Let’s start with Genesis 3. God comes walking through the garden at one point asking Adam where he is. While some might question if God knows the future, right now, this is asking if God even knows the present. Did God know where Adam was? Absolutely. He knew what had happened already. So why ask the question?

It’s asked to give Adam a chance to respond properly. As we know from the text, he didn’t. He played the blame game and blamed God and Eve both. Eve did the same thing and blamed the serpent. Unfortunately for the serpent, he had no one else to pass the buck to. God doesn’t buy any of it and punishes all of them.

Why phrase it this way? God is being presented in a way that we can understand. We will see this more when we get to impassibility. This is the language used especially in the Psalms when God is described as a rock, a shield, a hen over her young, or being told to wake up and bring about judgment. It’s not as if the Psalmist thought God was literally sleeping.

Another place to go to is Genesis 11. In this, the people decide to build a tower to the heavens. The problem with this is the flood came and the people were told to go throughout the Earth and fill it. Instead, they say they will stay in one place so that they can avoid another flood. God says “Let us go down and see what is going on.”

Why say this? It’s actually meant to be sarcasm. Here the people are trying to build something to reach to the heavens and God is in the heavens and saying “I think I see some tiny smidgen of something down there. Let’s go see what this thing is.” Consider it like Goliath talking smack to David about how insignificant an attacker he was. The text is speaking in mocking language of what God is doing to the people.

Finally, when Abraham barters with God, God seems to reason within Himself what He should do. Of course, this would mean that God would be ignorant of something. This again is not just the future, but the present. It is also God asking what the right thing to do is, which would mean God has a moral requirement and that laws of morality are above Him.

What is the purpose of this text then? It is to show Abraham as a mediator. After all, mediating is somewhat important in the Bible. Yes. God really does heed what men say. How that works will be something talked about later on. God is in charge of this deal the whole time. He sets the standards. Once a limit is reached, God says no more.

He also already does know what’s going on. It’s not as if God literally has to go and investigate. (And for what it’s worth, God is never seen going through the towns.) God is acting in a way we can relate to.

Now immediately, the objection pops up of, “But you’re not taking the text literally!” I am taking it literally in the sense that I think this is what the author intended. I am not taking it literalistically in the sense of reading it as a wooden text much like I don’t read in Deuteronomy of God being a consuming fire and think that He’s a giant cosmic bunsen burner.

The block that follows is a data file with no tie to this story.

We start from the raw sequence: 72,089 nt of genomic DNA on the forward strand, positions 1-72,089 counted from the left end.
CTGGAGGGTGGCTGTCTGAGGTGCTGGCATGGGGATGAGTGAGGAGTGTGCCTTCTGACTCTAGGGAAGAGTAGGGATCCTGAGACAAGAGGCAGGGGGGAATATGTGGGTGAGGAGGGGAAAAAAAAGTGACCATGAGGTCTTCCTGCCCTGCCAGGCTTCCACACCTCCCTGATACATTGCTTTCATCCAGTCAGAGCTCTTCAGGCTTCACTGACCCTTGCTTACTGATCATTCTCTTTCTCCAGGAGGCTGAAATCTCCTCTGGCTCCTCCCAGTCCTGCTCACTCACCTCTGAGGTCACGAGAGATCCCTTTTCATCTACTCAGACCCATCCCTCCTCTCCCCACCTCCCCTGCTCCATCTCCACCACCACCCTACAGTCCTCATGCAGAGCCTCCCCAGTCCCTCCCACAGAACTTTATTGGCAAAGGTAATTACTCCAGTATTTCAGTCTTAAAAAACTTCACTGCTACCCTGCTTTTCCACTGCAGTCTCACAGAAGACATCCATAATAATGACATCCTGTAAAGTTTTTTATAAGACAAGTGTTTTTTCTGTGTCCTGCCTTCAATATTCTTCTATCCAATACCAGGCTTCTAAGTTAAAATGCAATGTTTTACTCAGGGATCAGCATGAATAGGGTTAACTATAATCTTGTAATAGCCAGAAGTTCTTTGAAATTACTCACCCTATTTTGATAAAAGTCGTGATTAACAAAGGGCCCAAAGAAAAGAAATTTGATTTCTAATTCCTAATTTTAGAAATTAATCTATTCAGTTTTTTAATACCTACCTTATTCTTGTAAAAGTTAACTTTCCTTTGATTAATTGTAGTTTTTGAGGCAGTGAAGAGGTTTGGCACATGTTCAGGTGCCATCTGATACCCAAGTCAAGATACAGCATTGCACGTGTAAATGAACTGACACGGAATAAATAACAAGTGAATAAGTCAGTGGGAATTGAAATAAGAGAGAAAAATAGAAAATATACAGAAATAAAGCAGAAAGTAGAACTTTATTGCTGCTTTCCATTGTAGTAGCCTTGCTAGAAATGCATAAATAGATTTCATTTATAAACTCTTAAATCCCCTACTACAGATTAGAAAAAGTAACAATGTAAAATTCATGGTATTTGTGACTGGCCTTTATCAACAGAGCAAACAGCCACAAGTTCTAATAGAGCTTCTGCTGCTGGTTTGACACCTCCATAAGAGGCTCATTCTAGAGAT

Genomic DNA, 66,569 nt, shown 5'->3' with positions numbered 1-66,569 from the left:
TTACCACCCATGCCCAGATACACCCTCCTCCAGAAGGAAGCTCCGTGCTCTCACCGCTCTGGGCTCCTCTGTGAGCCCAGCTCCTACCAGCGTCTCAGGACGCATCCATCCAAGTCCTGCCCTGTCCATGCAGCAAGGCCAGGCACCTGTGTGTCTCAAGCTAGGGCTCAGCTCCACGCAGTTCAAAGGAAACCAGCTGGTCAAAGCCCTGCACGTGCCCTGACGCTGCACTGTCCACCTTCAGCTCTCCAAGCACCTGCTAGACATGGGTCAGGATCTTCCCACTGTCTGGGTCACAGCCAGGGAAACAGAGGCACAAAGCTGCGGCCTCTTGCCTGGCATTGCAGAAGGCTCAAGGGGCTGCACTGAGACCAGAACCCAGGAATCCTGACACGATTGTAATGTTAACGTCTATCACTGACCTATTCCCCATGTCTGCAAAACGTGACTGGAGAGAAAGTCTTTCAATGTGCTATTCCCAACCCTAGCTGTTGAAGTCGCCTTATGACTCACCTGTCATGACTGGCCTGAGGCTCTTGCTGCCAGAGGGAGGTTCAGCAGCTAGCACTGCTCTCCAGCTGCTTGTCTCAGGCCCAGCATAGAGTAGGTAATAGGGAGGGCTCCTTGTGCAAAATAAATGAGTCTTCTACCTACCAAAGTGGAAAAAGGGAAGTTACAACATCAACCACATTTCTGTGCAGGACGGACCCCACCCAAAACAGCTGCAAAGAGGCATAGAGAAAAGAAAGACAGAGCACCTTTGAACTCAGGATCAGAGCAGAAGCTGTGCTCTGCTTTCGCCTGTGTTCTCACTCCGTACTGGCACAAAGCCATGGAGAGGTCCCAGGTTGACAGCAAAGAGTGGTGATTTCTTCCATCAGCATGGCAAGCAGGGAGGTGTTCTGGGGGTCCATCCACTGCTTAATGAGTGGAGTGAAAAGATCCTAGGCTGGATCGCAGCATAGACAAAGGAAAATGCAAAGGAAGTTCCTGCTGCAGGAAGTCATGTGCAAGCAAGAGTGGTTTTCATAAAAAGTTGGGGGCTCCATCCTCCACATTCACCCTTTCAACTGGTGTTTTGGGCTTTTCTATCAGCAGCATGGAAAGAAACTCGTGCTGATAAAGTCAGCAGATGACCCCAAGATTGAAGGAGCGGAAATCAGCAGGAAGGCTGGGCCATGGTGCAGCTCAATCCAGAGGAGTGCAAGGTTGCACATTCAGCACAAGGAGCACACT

All this sets us up for another such occurrence in Genesis in a passage with a lot of debate about it so we will save that for next time.

In Christ,
Nick Peters
(And I affirm the virgin birth)


Does God change? Let’s plunge into the Deeper Waters and find out.

In Malachi 3:6, God says that He does not change. This has also been a position that the church has held historically. God is the same from ages to ages. Now I know at the start there are some objections people are going to have. Doesn’t the text say God changed His mind? Didn’t God become a man? Doesn’t that count as a change?

We will get to those.

Right now, I just want to establish immutability, which means that you cannot change. This means that any change whatsoever in the nature of God does not take place. God’s nature will always stay the same.

One reason we can say this is a change is from something else to something else. We are talking about changes that change one’s nature as well, but ultimately, I would say this means no chronological change in God. God is not moving along the timeline from not being a creator to being a creator, for example. God is doing all things eternally and not moving along the timeline.

After all, God does not age. I realize some people are open theists and would disagree with my position and I plan on speaking about God and the future. For now, this is just an articulation of my position as I have said and a defense in the face of criticism will come later.

Some who are theologically inclined are wondering probably if I will say anything about impassibility. That will be a later set of posts as well as I think there are some differences there, but at the same time it is something that I hold to.